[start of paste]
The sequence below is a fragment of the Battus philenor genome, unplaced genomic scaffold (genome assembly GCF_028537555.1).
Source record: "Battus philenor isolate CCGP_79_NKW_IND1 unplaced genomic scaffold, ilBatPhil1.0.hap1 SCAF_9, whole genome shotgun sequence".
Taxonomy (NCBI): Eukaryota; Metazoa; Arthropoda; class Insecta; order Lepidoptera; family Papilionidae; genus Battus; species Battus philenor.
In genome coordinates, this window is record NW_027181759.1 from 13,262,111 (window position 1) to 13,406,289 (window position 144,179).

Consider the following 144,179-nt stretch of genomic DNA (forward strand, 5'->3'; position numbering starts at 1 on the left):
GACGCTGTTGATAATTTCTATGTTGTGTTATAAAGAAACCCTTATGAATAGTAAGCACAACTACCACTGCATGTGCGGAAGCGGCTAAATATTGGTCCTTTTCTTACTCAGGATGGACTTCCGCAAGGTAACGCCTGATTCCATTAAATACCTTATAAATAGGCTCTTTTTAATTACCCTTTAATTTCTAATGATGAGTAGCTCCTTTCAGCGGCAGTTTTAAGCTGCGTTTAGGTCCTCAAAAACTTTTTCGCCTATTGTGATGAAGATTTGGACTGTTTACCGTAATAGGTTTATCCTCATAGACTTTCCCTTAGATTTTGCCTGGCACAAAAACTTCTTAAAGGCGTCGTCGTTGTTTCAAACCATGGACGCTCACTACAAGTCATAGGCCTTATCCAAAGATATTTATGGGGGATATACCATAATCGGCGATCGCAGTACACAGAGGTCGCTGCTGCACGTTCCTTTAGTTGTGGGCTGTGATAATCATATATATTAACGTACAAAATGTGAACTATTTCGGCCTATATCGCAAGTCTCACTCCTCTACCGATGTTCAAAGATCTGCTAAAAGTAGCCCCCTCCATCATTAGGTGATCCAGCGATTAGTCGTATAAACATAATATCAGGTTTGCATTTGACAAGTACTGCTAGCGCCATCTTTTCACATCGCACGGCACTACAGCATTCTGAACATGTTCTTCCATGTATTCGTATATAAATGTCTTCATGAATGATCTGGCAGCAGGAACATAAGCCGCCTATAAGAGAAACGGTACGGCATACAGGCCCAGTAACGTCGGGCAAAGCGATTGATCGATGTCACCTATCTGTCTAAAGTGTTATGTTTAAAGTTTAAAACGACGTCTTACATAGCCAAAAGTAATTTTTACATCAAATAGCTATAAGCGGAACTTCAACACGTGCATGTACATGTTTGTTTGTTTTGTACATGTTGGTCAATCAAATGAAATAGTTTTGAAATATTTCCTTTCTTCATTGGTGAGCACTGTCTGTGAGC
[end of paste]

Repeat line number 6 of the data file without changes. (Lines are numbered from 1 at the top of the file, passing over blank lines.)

GACGCTGTTGATAATTTCTATGTTGTGTTATAAAGAAACCCTTATGAATAGTAAGCACAACTACCACTGCATGTGCGGAAGCGGCTAAATATTGGTCCTTTTCTTACTCAGGATGGACTTCCGCAAGGTAACGCCTGATTCCATTAAATACCTTATAAATAGGCTCTTTTTAATTACCCTTTAATTTCTAATGATGAGTAGCTCCTTTCAGCGGCAGTTTTAAGCTGCGTTTAGGTCCTCAAAAACTTTTTCGCCTATTGTGATGAAGATTTGGACTGTTTACCGTAATAGGTTTATCCTCATAGACTTTCCCTTAGATTTTGCCTGGCACAAAAACTTCTTAAAGGCGTCGTCGTTGTTTCAAACCATGGACGCTCACTACAAGTCATAGGCCTTATCCAAAGATATTTATGGGGGATATACCATAATCGGCGATCGCAGTACACAGAGGTCGCTGCTGCACGTTCCTTTAGTTGTGGGCTGTGATAATCATATATATTAACGTACAAAATGTGAACTATTTCGGCCTATATCGCAAGTCTCACTCCTCTACCGATGTTCAAAGATCTGCTAAAAGTAGCCCCCTCCATCATTAGGTGATCCAGCGATTAGTCGTATAAACATAATATCAGGTTTGCATTTGACAAGTACTGCTAGCGCCATCTTTTCACATCGCACGGCACTACAGCATTCTGAACATGTTCTTCCATGTATTCGTATATAAATGTCTTCATGAATGATCTGGCAGCAGGAACATAAGCCGCCTATAAGAGAAACGGTACGGCATACAGGCCCAGTAACGTCGGGCAAAGCGATTGATCGATGTCACCTATCTGTCTAAAGTGTTATGTTTAAAGTTTAAAACGACGTCTTACATAGCCAAAAGTAATTTTTACATCAAATAGCTATAAGCGGAACTTCAACACGTGCATGTACATGTTTGTTTGTTTTGTACATGTTGGTCAATCAAATGAAATAGTTTTGAAATATTTCCTTTCTTCATTGGTGAGCACTGTCTGTGAGC